FIG. 4 is a functional block diagram illustrating the impulse canceler shown in FIG. 1 in accordance with a first embodiment of the present invention.

FIG. 5 is a flow chart illustrating the method of the present invention for generating an impulse cancellation signal and for combining the impulse cancellation signal with the impulse disturbance signal generated by a disturbance source at the customer premise for eliminating the impulse disturbance signal coupled into the general premise wiring at the customer premise.

DETAILED DESCRIPTION OF THE PREFERRED EMBODIMENT

FIG. 1 is a block diagram which illustrates the impulse canceler 1 of the present invention which is located at the customer premise 2. The impulse canceler 1 is connected to one end of a subscriber line 3 which is connected to a master DCE 4 located at a central office or remote terminal 6. The impulse canceler 1 is connected to the general premise wiring 7 at the customer premise 2. A first DCE 9, a second DCE 11 and a third DCE 12 are also connected to the general premise wiring 7 at the customer premise 2. The first DCE 9 is located at a first tributary station at the customer premise 2. The second DCE 11 is located at a second tributary station at the customer premise 2. The third DCE 12 is located at a third tributary station at the customer premise 2.

As stated above, periodic impulse noise in the 60 Hz range may be produced by sources located at the customer premise 2, such as, for example, light dimmers, vacuum cleaners, blenders, etc. These disturbance sources are collectively designated as disturbance source 15 shown in FIG. 1. These disturbance sources are capable of generating impulse disturbances which are coupled into the general premise wiring 7. Examples of impulse disturbance signals are illustrated in FIG. 2(a) as periodic signals 15. In accordance with the present invention, these disturbance impulses 15 are measured by the impulse canceler 1 and a representation of the disturbance signals 15 is stored in some type of memory device (not shown). The impulse canceler 1 of the present invention uses these stored representations to generate impulse cancellation signals, examples of which are illustrated in FIG. 2(b) as signals 17. If the impulses 15 are stationary in time, the impulse canceler 1 can determine when the impulses will occur by measuring the period of the impulse disturbances. The impulse canceler 1 will then combine the cancellation signal with the impulse disturbance signal 15 to cancel the impulse disturbance signal 15 and remove it from the general premise wiring 7. Alternatively, if the impulse disturbances 15 are not time-stationary, the impulse canceler 1 will adaptively alter the impulse cancellation signals by tracking the amplitude and period of the impulse disturbance signals, as more discussed in more detail below.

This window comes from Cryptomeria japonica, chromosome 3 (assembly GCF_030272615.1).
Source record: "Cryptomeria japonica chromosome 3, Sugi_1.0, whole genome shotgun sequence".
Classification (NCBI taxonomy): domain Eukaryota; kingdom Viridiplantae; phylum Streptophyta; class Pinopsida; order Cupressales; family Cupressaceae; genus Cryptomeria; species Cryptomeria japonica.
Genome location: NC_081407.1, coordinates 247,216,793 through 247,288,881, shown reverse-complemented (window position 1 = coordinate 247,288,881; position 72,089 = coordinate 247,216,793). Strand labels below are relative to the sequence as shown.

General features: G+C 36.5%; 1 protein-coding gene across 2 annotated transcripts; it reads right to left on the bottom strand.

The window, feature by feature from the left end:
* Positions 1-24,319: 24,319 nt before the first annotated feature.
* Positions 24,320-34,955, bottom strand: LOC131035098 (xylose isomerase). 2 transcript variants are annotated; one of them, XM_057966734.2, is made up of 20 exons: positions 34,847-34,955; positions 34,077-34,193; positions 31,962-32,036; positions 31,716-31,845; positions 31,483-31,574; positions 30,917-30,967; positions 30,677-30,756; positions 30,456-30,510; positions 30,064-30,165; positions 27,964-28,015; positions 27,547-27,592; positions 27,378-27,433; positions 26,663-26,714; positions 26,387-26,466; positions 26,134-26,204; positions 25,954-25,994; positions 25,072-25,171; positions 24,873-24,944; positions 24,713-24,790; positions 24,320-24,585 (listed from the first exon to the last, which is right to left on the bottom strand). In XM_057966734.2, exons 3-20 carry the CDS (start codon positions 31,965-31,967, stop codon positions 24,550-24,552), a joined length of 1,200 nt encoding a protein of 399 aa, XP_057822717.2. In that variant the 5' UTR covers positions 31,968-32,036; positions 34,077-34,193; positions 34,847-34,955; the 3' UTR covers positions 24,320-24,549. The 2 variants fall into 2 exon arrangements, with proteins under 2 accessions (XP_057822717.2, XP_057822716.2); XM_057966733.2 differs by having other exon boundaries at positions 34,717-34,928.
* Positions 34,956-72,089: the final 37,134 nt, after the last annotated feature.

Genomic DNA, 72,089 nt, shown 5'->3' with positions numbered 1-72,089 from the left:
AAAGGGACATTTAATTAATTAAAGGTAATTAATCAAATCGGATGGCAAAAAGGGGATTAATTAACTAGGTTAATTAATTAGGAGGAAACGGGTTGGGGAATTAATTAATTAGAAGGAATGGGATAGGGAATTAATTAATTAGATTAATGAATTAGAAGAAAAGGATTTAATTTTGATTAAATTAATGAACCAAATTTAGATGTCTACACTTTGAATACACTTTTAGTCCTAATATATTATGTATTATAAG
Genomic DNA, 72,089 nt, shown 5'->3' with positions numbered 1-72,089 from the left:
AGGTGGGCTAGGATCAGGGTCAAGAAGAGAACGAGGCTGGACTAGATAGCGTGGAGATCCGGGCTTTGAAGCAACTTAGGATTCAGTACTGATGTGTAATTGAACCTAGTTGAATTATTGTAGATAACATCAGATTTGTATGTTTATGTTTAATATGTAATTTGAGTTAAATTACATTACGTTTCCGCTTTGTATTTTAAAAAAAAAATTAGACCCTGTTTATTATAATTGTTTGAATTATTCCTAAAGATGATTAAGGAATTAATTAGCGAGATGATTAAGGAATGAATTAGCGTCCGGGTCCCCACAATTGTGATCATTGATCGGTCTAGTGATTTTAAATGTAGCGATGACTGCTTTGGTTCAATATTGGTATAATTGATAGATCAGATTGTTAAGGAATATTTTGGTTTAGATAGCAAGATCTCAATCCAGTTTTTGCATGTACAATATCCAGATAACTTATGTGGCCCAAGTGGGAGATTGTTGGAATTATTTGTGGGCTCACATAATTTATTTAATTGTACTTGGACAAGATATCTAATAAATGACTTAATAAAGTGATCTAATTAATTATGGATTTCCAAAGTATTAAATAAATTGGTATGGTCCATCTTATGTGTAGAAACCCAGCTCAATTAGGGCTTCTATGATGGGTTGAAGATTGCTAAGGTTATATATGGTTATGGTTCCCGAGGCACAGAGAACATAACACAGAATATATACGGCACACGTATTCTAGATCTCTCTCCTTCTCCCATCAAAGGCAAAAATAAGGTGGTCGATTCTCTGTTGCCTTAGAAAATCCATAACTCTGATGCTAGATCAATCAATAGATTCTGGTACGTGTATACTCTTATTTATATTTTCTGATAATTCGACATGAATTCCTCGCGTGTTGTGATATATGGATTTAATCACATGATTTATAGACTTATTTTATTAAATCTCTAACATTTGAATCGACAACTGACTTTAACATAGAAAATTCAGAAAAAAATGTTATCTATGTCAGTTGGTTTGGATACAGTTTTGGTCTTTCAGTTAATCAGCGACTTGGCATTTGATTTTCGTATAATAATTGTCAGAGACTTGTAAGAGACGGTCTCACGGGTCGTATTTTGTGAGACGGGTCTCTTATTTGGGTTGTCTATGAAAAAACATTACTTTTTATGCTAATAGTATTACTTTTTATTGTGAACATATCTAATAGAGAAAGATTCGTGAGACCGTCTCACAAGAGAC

FIG. 3 is a block diagram illustrating the preferred embodiment of the present invention wherein the impulse canceler 1 is incorporated into a DSL modem 10 which is comprised by the DCE 9 shown in FIG. 1. The DCE 9 located at the first tributary at the customer premise 2 and is designated as the main DCE. Preferably, the impulse cancellation will always occur in the DCE 9 located at the first tributary station in order to effectively cancel out impulse disturbances on the general premise wiring connected to all other DCEs at the customer premise 2. If the DCE 9 located at the first tributary station is taken off line, the DCE 11 located at the second tributary station may be designated as the main DCE and will preferably incorporate the impulse canceler 1. Similarly, if the first and second DCEs 9 and 11, respectively, are taken off line, DCE 12 may be designated as the main DCE and will preferably incorporate the impulse canceler 1. It should also be noted that the present invention is effective and beneficial even if only one DCE is located at the customer premise. FIG. 1 illustrates a plurality of DCEs merely for the purpose of demonstrating that one impulse canceler 1 is capable of effectively canceling impulse disturbances coupled into the general premise wiring 7 which would otherwise adversely affect all of the DCEs communicating over the general premise wiring.

FIG. 4 is a block diagram illustrating the components of the impulse canceler 1 of the present invention in accordance with a first embodiment. A periodic disturbance source 21 is shown to indicate that the impulse disturbance can be viewed as an additive signal on the premises wiring 7. It should be noted that although the premises wiring is a wire pair, the premise wiring is shown as a single wire in FIG. 4 for purposes of illustrating the concepts of the present invention.